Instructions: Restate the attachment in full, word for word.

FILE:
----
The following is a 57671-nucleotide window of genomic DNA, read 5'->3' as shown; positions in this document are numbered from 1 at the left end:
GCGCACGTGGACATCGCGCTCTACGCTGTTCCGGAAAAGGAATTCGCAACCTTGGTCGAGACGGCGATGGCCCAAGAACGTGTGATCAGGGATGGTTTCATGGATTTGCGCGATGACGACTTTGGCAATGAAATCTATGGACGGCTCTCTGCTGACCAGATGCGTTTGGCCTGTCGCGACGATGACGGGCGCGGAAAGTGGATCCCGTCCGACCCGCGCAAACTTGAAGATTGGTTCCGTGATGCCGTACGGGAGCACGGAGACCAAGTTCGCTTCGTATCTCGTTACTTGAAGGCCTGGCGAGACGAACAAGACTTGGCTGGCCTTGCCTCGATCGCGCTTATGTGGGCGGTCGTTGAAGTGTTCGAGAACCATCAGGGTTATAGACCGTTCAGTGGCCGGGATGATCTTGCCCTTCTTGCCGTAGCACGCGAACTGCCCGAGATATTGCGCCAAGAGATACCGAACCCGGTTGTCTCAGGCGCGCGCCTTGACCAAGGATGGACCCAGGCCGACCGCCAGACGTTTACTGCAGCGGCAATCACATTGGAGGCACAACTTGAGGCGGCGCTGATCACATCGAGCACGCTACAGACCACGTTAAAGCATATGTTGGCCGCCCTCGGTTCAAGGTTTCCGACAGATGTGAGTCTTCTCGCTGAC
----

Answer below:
The following is a 57671-nucleotide window of genomic DNA, read 5'->3' as shown; positions in this document are numbered from 1 at the left end:
GCGCACGTGGACATCGCGCTCTACGCTGTTCCGGAAAAGGAATTCGCAACCTTGGTCGAGACGGCGATGGCCCAAGAACGTGTGATCAGGGATGGTTTCATGGATTTGCGCGATGACGACTTTGGCAATGAAATCTATGGACGGCTCTCTGCTGACCAGATGCGTTTGGCCTGTCGCGACGATGACGGGCGCGGAAAGTGGATCCCGTCCGACCCGCGCAAACTTGAAGATTGGTTCCGTGATGCCGTACGGGAGCACGGAGACCAAGTTCGCTTCGTATCTCGTTACTTGAAGGCCTGGCGAGACGAACAAGACTTGGCTGGCCTTGCCTCGATCGCGCTTATGTGGGCGGTCGTTGAAGTGTTCGAGAACCATCAGGGTTATAGACCGTTCAGTGGCCGGGATGATCTTGCCCTTCTTGCCGTAGCACGCGAACTGCCCGAGATATTGCGCCAAGAGATACCGAACCCGGTTGTCTCAGGCGCGCGCCTTGACCAAGGATGGACCCAGGCCGACCGCCAGACGTTTACTGCAGCGGCAATCACATTGGAGGCACAACTTGAGGCGGCGCTGATCACATCGAGCACGCTACAGACCACGTTAAAGCATATGTTGGCCGCCCTCGGTTCAAGGTTTCCGACAGATGTGAGTCTTCTCGCTGAC